Kevin Franck, a Progressive Caucus spokesman, declined comment. So did Florida Democratic Party spokesman Joshua Karp.

State Sen. Dwight Bullard, chairman of the Miami-Dade County Democratic Executive Committee, told the Miami Herald he hadn't seen Bush's email but understood the positions of both Bush and the Progressive Caucus.

"In order for us to get our sea legs as Democrats, it's good for us to have a discussion," he said, calling the Senate race "an election where we have a chance to have a spirited debate."

Bullard said he spoke to Progressive Caucus Chairwoman Susan Smith before and after Monday's call. "Her criticism isn't of Congressman Murphy per se," he said, "as much as it is of not wanting to fall into the same situation that we saw this past cycle with Sen. [Nan] Rich and Gov. [Charlie] Crist."

Bush, however, told the Herald that Democrats shouldn't waste their time with candidates who aren't "viable"-- who don't have enough money, name recognition or grassroots support to mount a winning campaign. Rich fell in that category, according to Bush, though she said Grayson may not. Encouraging him to run is fine, but disparaging Murphy, a former Republican, is not, she added.

"They're looking for purity in their Democrats," Bush said, comparing progressives to conservatives in the GOP. "They have a lot of single issues, just like the tea party does, and they think everybody needs to check that box, so to speak. That's just not the way people are."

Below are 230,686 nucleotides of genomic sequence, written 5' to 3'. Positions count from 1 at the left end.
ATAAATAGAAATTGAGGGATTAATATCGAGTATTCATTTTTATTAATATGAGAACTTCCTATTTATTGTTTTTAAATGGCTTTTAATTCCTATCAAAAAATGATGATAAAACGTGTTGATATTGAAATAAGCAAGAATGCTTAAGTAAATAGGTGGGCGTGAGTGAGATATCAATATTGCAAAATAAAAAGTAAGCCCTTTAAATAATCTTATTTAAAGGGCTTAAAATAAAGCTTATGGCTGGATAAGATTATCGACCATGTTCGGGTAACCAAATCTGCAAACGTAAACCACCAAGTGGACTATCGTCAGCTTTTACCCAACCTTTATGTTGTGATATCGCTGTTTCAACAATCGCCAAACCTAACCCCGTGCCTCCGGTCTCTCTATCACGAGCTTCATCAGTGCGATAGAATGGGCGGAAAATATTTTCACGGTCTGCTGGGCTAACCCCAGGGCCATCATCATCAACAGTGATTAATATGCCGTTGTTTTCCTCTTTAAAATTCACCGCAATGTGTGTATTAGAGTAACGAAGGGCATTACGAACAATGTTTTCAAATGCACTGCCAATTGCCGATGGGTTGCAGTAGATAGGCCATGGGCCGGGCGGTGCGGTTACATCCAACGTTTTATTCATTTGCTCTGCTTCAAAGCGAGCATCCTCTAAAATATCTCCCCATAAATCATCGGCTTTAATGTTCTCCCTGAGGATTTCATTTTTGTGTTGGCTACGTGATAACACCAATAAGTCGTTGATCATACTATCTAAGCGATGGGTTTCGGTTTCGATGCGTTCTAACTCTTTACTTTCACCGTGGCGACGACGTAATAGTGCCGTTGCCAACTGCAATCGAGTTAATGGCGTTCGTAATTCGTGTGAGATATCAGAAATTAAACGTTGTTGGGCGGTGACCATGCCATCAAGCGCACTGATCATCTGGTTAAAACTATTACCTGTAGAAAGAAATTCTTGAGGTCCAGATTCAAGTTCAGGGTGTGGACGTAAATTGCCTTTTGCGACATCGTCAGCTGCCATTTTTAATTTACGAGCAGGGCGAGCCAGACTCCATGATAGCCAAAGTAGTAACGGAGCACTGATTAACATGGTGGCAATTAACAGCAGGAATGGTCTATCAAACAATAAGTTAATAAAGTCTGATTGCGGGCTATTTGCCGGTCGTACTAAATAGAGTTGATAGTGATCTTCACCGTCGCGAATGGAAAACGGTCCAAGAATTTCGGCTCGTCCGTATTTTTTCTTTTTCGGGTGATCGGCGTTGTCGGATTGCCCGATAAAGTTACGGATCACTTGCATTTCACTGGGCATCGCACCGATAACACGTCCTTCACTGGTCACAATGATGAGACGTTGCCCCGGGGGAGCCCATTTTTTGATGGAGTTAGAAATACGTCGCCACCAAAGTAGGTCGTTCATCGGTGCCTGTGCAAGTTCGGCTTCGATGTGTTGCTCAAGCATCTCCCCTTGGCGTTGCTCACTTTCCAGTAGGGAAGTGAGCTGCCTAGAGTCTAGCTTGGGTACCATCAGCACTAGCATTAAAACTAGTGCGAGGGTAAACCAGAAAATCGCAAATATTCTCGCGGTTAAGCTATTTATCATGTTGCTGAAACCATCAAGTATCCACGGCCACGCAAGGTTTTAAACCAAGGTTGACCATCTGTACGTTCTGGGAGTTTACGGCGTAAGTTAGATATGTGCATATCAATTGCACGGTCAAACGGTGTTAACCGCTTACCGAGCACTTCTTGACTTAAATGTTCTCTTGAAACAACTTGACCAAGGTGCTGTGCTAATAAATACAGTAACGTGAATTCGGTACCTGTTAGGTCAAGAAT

Yesterday Susan Smith, president of the Florida Progressive Caucus, wrote this letter to Murphy:
Yesterday, I learned your supporters have organized an effort to eliminate the Democratic Progressive Caucus of Florida. In all honesty, I have to tell you that I was shocked by this news and even more dismayed by the implication that you support this effort.

I am writing to you directly so that you will know that our aim is not conflict, but debate. We do want to hold your feet to the fire on core democratic principles, but we are not attacking you personally. We don’t want a war, we just want a primary.

The truth is that we have some serious concerns about your record on Social Security, Medicare and other key issues that Democrats hold dear. Given your sudden switch from Republican to Democrat just in time to run for office and your past support of Mitt Romney over President Barack Obama, we believe those concerns are justified.

At a time when “expanding Social Security and Medicare has become a mainstream position among many Democrats,” your support for benefit cuts is troubling. [The Hill4/6/15]

At a debate with Allen West in 2012, you supported a so-called “grand bargain” that would have have averted sequestrations. Here is exactly what you said:

“President Obama and John Boehner, the Speaker of the House, came to the table almost had a grand bargain, but the Tea Party and people like my opponent, Allen West wouldn’t let Boehner make a deal. Everything is on the table during these negotiations, but the Tea Party wouldn’t let it happen. So, now we’re left with the sequestration.” [Murphy/West debate 30:00, 10/19/12]